All interventions need to be grounded in an understanding of the complex and compounding issues associated with abuse and neglect including (but not limited to); AOD, family violence and mental health factors. The focus should be on the delivery of psycho-education to increase community and public awareness around risk and protective factors for children, their development and healthy family dynamics.

It should also involve the development of intensive programs, strategies and interventions that target already vulnerable families giving them maximum opportunity to break the cycle of violence. Furthermore, these programs must be culturally specific, relatable and engage therapeutic supports and rehabilitation programs to reduce the risk of future harm to families already challenged by the experience of violence.

In some instances, this needs to be balanced with the use of mental health interventions, legal prosecutions and criminal proceedings where necessary and appropriate. This is in order to reduce risk of recidivism and ensure greater responsibility and accountability for those perpetrating harm.”

(Lani, social worker)

The young person’s perspective:

  • What are some of the most common behavioural traits that you see in young people that have experienced abuse or family violence?
“Not trusting adults and going through an extended phase of “testing” when they meet a new adult. A young person might put on different masks at different stages of the testing phase. Initially, they might be very nice, then become very quiet and reserved. Once they feel that you are safe to be around they can often escalate, testing you with all different kinds of challenging behaviours.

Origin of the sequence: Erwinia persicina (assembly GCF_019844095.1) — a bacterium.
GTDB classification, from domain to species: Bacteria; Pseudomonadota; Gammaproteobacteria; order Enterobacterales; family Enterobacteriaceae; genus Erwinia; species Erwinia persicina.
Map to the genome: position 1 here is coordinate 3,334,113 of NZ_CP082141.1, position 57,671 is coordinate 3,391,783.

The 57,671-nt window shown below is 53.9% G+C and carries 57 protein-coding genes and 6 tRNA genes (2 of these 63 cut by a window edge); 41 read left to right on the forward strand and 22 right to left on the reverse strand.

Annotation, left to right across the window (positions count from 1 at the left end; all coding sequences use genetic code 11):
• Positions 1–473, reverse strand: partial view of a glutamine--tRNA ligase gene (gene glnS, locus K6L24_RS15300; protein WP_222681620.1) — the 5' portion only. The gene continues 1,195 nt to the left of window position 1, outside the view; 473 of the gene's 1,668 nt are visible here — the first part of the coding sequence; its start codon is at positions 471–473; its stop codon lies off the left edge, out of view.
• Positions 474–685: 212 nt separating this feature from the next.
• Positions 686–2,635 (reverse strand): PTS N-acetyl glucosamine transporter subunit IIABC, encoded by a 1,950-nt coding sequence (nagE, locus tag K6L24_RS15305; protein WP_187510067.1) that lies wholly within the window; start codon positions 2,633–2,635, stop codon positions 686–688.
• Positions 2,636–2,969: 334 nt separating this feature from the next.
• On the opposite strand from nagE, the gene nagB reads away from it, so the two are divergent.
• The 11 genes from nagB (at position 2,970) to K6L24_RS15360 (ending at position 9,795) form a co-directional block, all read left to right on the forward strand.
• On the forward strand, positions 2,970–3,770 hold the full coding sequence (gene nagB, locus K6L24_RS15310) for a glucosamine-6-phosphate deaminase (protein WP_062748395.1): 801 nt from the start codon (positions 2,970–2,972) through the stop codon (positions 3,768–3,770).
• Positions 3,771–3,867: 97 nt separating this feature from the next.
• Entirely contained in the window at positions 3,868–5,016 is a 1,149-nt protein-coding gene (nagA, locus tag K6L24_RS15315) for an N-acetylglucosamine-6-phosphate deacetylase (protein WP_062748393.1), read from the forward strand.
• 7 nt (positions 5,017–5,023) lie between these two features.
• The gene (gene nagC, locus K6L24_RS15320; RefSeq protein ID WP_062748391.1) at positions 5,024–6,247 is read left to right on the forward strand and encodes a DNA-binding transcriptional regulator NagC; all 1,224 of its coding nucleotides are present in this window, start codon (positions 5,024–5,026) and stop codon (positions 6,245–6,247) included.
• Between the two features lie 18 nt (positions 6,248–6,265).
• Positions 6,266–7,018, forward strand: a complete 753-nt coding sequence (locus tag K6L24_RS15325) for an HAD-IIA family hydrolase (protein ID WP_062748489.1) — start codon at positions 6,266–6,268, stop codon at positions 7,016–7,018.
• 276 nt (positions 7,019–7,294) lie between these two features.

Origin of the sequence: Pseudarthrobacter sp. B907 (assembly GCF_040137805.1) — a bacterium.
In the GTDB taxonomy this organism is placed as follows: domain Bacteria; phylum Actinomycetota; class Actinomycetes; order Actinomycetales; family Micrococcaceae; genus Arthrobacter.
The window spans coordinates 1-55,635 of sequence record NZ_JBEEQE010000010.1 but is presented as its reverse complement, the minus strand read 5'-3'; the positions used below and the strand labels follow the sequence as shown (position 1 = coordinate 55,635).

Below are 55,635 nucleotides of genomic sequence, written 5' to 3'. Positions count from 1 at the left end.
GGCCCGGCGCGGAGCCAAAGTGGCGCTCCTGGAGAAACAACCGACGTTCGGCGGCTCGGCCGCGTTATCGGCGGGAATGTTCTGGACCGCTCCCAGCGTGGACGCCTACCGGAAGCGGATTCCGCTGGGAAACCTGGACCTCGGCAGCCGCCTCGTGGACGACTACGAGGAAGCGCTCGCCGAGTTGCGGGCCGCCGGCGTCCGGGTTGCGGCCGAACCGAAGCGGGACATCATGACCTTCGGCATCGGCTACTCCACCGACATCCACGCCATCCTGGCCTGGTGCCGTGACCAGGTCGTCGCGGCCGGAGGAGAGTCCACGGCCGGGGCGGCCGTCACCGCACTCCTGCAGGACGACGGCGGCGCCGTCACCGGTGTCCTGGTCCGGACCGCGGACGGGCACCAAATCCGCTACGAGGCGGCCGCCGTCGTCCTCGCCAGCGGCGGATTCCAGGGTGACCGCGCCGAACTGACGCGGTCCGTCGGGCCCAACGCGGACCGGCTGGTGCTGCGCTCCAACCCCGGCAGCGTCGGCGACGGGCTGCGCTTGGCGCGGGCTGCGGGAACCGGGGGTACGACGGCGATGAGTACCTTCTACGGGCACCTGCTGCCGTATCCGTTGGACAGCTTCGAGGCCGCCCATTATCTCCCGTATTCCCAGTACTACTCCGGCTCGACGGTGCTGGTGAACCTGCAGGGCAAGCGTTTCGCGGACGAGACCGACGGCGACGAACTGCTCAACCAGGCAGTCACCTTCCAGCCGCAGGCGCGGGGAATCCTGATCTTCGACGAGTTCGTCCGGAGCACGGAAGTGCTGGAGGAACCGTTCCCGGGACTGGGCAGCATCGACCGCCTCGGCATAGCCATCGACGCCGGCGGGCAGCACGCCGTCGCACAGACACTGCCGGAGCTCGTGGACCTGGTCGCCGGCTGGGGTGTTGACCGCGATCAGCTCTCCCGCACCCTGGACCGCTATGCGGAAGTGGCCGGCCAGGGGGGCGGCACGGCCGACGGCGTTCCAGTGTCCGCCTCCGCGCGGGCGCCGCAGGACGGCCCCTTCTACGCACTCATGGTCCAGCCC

One of the most challenging things young people who have experienced violence and abuse face is low self worth and self esteem. They often don’t believe they can be good at anything, so you need to find little things that demonstrate their strengths and reinforce these things.
It’s important to support these young people by consistently being there with positive reinforcement and a protective environment.”
(Nadav, youth worker)

The family/parent perspective:

  • What’s your experience of working with families where abuse has occurred? 

“Most of my contact is with the mother, some of whom are not Australian citizens. These women hold tremendous strength and resilience where their visa status is unknown, access to government income is little or non existent, access to affordable housing is not an option and their rights to their child/ren are questioned by child protection and challenged by the family courts. In some cases, where returning to their country of origin will place the family in danger from relatives, they are overlooked by our family violence refuge and housing systems.

In the face of so much adversity, it is these women that continue to prioritise their child/ren’s safety and continue to parent their children as best they can with little to no resources.

Many women we work with, both CALD and Australian born often don’t understand that they have been experiencing family violence. A large part of our work is assessing immediate safety and risk. We work from a client centred, trauma informed and strengths based framework.